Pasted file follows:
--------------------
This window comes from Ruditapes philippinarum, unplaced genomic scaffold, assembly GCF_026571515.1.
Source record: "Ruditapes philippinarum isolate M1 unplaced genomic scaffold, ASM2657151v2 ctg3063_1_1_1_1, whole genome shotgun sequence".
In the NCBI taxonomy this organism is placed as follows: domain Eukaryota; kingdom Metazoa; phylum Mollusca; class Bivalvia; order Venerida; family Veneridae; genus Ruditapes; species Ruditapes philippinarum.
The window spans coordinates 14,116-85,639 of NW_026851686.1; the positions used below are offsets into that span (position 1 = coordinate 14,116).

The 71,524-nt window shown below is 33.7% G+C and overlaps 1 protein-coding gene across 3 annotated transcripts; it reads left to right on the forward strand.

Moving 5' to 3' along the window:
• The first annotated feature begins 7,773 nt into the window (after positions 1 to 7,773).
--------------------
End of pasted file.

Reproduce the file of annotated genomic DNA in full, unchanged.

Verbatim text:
This window comes from Ruditapes philippinarum, unplaced genomic scaffold, assembly GCF_026571515.1.
Source record: "Ruditapes philippinarum isolate M1 unplaced genomic scaffold, ASM2657151v2 ctg3063_1_1_1_1, whole genome shotgun sequence".
In the NCBI taxonomy this organism is placed as follows: domain Eukaryota; kingdom Metazoa; phylum Mollusca; class Bivalvia; order Venerida; family Veneridae; genus Ruditapes; species Ruditapes philippinarum.
The window spans coordinates 14,116-85,639 of NW_026851686.1; the positions used below are offsets into that span (position 1 = coordinate 14,116).

The 71,524-nt window shown below is 33.7% G+C and overlaps 1 protein-coding gene across 3 annotated transcripts; it reads left to right on the forward strand.

Moving 5' to 3' along the window:
• The first annotated feature begins 7,773 nt into the window (after positions 1 to 7,773).